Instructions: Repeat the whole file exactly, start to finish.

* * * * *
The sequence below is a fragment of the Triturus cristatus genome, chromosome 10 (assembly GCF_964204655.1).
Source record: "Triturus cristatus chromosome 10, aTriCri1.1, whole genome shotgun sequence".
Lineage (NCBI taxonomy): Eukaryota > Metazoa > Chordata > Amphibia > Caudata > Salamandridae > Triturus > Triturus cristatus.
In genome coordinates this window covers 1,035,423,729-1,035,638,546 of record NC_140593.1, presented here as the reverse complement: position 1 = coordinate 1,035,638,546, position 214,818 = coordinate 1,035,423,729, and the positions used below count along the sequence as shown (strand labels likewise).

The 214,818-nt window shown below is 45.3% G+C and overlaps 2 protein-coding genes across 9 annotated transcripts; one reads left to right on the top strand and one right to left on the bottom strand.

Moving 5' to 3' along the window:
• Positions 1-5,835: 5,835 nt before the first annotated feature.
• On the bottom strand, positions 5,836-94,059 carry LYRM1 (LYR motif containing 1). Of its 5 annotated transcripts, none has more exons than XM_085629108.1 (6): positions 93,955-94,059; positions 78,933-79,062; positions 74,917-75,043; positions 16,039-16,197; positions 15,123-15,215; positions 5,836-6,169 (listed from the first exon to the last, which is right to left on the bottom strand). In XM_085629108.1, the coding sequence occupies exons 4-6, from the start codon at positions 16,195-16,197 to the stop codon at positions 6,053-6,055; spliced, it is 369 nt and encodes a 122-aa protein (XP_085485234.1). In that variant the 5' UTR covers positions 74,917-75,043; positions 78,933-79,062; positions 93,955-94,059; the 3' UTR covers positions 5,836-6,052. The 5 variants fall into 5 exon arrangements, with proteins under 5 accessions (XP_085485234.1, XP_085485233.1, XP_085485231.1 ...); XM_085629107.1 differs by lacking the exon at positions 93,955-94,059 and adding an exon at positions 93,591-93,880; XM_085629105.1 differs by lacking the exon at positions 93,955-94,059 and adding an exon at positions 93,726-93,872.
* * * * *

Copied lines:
The sequence below is a fragment of the Triturus cristatus genome, chromosome 10 (assembly GCF_964204655.1).
Source record: "Triturus cristatus chromosome 10, aTriCri1.1, whole genome shotgun sequence".
Lineage (NCBI taxonomy): Eukaryota > Metazoa > Chordata > Amphibia > Caudata > Salamandridae > Triturus > Triturus cristatus.
In genome coordinates this window covers 1,035,423,729-1,035,638,546 of record NC_140593.1, presented here as the reverse complement: position 1 = coordinate 1,035,638,546, position 214,818 = coordinate 1,035,423,729, and the positions used below count along the sequence as shown (strand labels likewise).

The 214,818-nt window shown below is 45.3% G+C and overlaps 2 protein-coding genes across 9 annotated transcripts; one reads left to right on the top strand and one right to left on the bottom strand.

Moving 5' to 3' along the window:
• Positions 1-5,835: 5,835 nt before the first annotated feature.
• On the bottom strand, positions 5,836-94,059 carry LYRM1 (LYR motif containing 1). Of its 5 annotated transcripts, none has more exons than XM_085629108.1 (6): positions 93,955-94,059; positions 78,933-79,062; positions 74,917-75,043; positions 16,039-16,197; positions 15,123-15,215; positions 5,836-6,169 (listed from the first exon to the last, which is right to left on the bottom strand). In XM_085629108.1, the coding sequence occupies exons 4-6, from the start codon at positions 16,195-16,197 to the stop codon at positions 6,053-6,055; spliced, it is 369 nt and encodes a 122-aa protein (XP_085485234.1). In that variant the 5' UTR covers positions 74,917-75,043; positions 78,933-79,062; positions 93,955-94,059; the 3' UTR covers positions 5,836-6,052. The 5 variants fall into 5 exon arrangements, with proteins under 5 accessions (XP_085485234.1, XP_085485233.1, XP_085485231.1 ...); XM_085629107.1 differs by lacking the exon at positions 93,955-94,059 and adding an exon at positions 93,591-93,880; XM_085629105.1 differs by lacking the exon at positions 93,955-94,059 and adding an exon at positions 93,726-93,872.